Sustainable Travel on a Student Budget

Sustainable Travel on a Student Budget

Convenience is Costly.

Since 2019 it’s been a little bit of a drought for travelling. The itchy feet are soon to be scratched with the ever predicted ‘end date’ to the border closure for Australia. Whilst some have suffered unable to see friends, loved ones and families that live abroad, the world was able to take a deep breath of fresh air with a record drop in global emissions for 2020. This was the largest fall since the world war. But it wasn’t just the lack of flying that had an impact; cars, trains, the use of offices and anything that humans touched had begun to slow down. In some cases stop for a long time. This reduction in the use of energy and consumption has had a much wider impact on the environment than some would think.

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Adding into this the decline in the economy brings about the issue of holiday savings, specifically the lack of it. Before the effects of COVID-19 there were opportunities to just hop on a plane and stay at a hostel, save some money staying with family or couch surf. The problem lies with being able to afford to leave the country when the time comes. With this comes the responsibility to continue the positive impact that less travel has had on the environment.

Within Australia over the last two years there has been a huge amount of work behind the scenes to get more people visiting ‘our own back yard’. This has seen an increase of over 70% of Australians booking overnight trips within Australia compared to 2018. The influx has allowed people to travel more sustainably and cheaper approach to travel with people, so how do we get it to continue?

Students and those wanting to save a bit of cash on their holidays listen up… there are huge amounts of affordable accommodation across the country that don’t compromise on style and comfort whilst taking that extra step of being sustainably conscious. The following tips will help you get the most out of your budget and maximise the memories.

Step 1: Plan Ahead

They say convenience is costly and they’re not wrong! If you can book your holiday ahead of time, (if you are able to be flexible), it may save you some coin. It has been a constant topic of debate whether sites like and actually save you any money. Experts now recommend that tourists book early, from accommodation to tours and sightseeing. With the recent uplift in national travel places are more likely to book out a month prior to your trip, leaving you with no place to stay.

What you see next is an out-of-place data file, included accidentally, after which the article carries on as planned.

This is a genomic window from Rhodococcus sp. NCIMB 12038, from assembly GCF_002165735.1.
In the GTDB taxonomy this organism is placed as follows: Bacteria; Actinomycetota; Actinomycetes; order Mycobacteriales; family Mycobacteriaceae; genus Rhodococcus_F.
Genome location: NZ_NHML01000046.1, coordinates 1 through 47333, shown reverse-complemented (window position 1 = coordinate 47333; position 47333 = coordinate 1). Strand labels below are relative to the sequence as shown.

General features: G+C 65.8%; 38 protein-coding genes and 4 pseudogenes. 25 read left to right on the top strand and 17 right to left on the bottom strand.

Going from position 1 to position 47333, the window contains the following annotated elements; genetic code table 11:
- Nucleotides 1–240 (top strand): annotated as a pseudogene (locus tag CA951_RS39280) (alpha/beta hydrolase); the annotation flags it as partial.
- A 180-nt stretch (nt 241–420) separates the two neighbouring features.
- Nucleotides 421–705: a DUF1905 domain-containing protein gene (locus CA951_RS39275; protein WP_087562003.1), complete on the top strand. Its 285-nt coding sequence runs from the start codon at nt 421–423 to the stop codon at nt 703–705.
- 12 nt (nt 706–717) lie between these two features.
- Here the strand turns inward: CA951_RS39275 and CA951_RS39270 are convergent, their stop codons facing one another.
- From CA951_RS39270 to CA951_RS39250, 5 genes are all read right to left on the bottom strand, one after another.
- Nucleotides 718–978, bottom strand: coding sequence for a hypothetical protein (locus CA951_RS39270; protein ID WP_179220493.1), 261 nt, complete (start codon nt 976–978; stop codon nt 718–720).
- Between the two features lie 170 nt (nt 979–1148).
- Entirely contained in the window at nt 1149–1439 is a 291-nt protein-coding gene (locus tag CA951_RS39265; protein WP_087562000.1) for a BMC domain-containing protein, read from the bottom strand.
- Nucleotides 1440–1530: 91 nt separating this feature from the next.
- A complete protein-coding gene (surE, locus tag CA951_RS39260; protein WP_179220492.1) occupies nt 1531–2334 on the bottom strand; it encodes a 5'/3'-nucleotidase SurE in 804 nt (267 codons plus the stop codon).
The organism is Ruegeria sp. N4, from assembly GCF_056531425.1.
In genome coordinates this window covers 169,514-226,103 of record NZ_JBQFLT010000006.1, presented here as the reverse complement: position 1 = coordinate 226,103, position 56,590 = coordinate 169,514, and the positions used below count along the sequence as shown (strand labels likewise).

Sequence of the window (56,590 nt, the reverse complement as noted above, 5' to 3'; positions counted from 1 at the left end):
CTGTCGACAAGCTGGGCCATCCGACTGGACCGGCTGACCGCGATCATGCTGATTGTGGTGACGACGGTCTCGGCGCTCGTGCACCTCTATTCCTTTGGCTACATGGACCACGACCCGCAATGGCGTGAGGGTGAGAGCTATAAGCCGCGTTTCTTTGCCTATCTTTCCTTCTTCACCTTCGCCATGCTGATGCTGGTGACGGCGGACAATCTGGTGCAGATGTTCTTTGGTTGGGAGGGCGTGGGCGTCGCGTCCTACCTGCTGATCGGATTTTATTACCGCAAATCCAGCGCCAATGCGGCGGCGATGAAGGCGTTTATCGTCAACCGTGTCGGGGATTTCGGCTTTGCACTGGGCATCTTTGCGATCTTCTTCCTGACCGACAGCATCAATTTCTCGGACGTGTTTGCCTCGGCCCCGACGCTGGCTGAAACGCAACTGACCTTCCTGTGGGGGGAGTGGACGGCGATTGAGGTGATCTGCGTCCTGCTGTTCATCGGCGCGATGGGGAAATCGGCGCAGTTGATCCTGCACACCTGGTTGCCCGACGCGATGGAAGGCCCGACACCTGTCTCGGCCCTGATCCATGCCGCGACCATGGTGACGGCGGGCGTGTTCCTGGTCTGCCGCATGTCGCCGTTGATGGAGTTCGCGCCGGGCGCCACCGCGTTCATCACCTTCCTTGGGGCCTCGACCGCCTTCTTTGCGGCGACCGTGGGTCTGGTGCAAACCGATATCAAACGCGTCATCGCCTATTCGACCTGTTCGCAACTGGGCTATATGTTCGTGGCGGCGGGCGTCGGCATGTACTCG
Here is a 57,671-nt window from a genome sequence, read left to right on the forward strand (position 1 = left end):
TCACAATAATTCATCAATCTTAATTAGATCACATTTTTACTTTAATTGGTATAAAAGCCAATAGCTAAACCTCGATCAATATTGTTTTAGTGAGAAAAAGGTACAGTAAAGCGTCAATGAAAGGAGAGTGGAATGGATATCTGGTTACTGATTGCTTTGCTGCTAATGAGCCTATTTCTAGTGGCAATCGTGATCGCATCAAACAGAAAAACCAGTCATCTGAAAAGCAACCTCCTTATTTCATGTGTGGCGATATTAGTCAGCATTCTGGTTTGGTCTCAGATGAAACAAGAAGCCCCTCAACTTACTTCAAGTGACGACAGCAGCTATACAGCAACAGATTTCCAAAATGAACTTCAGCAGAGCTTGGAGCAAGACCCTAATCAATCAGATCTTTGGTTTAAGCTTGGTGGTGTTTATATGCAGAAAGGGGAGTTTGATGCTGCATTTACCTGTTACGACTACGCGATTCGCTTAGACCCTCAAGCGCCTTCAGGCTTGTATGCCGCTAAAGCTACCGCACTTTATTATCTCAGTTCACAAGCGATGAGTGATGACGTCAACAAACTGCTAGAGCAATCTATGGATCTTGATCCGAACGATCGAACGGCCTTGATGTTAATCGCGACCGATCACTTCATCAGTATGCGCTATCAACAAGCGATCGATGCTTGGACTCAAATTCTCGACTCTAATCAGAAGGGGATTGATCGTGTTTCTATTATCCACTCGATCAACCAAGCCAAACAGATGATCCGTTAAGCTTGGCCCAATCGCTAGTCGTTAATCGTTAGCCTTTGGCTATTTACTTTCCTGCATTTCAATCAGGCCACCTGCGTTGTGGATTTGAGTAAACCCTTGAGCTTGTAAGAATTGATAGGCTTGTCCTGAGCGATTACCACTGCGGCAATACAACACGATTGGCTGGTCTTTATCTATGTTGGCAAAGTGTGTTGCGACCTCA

The Trig Sustainable Studio- Launceston, Tasmania

When booking accommodation a great place to start is AirBnB. There is an abundance of ‘off grid’ and sustainably conscious homes that hosts are offering at affordable prices. Most of these places are fully equipped with heating, light and hot water usually achieved through solar or wind farms, if you’re lucky you’ll find one with a log fire like The Trig in Tasmania.

AirBnB’s offer a great solution when it comes to affording food too. Because it is someone’s home they are hosting to others there is nearly always a kitchen with all the basics you’d need to cook breakfast, lunch and dinner. Not only does this save on going out for meals but gives you a chance to create amazing memories through sharing meals in the place you’re staying.

Step 2: Experiences over Materials

Mount Coolum- Sunshine Coast, Queensland

According to UNWTO, United Nations World Tourist Organisation, shopping in 2017 had become one of the biggest reasons to travel. This only adds to the problem of fast fashion both on a national and international level. Australia in particular holds some of the most incredible scenery and landscapes in the world. There is absolutely no way you would  want to be stuck inside a shopping mall when there’s these places to see. What to do once you get there?

  • Picnics- make as much as you can at your accommodation. Pre packaged items are expensive and usually wrapped in plastic.
  • Hiking! Stretch your legs and leave the car behind. There’s nothing better than exploring a new landscape by foot.
  • Rainy afternoon painting/card games- Sometimes you just can’t predict the weather, taking some cards or watercolours and an art pad with you is always a good backup.

In the 1980’s a Japanese tradition called “shinrin yoku” emerged, meaning forest bathing. With the effects of COVID-19 many have found that being in and around nature has helped them with their anxiety and stress. We no longer need to go on holidays to big cities to shop or see popular sights. We can gain just as much from visiting somewhere within an hours journey and soaking in our surroundings to fulfil our travel bugs soul.


Step 3: How to Get There

Without the availability of planes that we were used to having, changes have to be made to how we get to these amazing holiday destinations. Car is the obvious one, but unless you’re filling it with more than 3 people you’re going to pay more money in fuel and cost the environment with it. Cheaper and more conscious  travel options include train, bus, and ferry/boat. These vehicles can carry more people and therefore reduce the carbon footprint per person. Not only does that mean you don’t have to worry about a parking spot once you arrive but gives you the freedom to explore the place you’re staying like a local. You might meet some local legends along the way. When overseas and interstate travel does come back it is worth checking out the carbon offset payments that are available when booking a flight. This is a good way to know that you’re making a difference as you fly.

A guide to train travel in Australia | Train routes, times, fares & information

Train Line Options Across Australia

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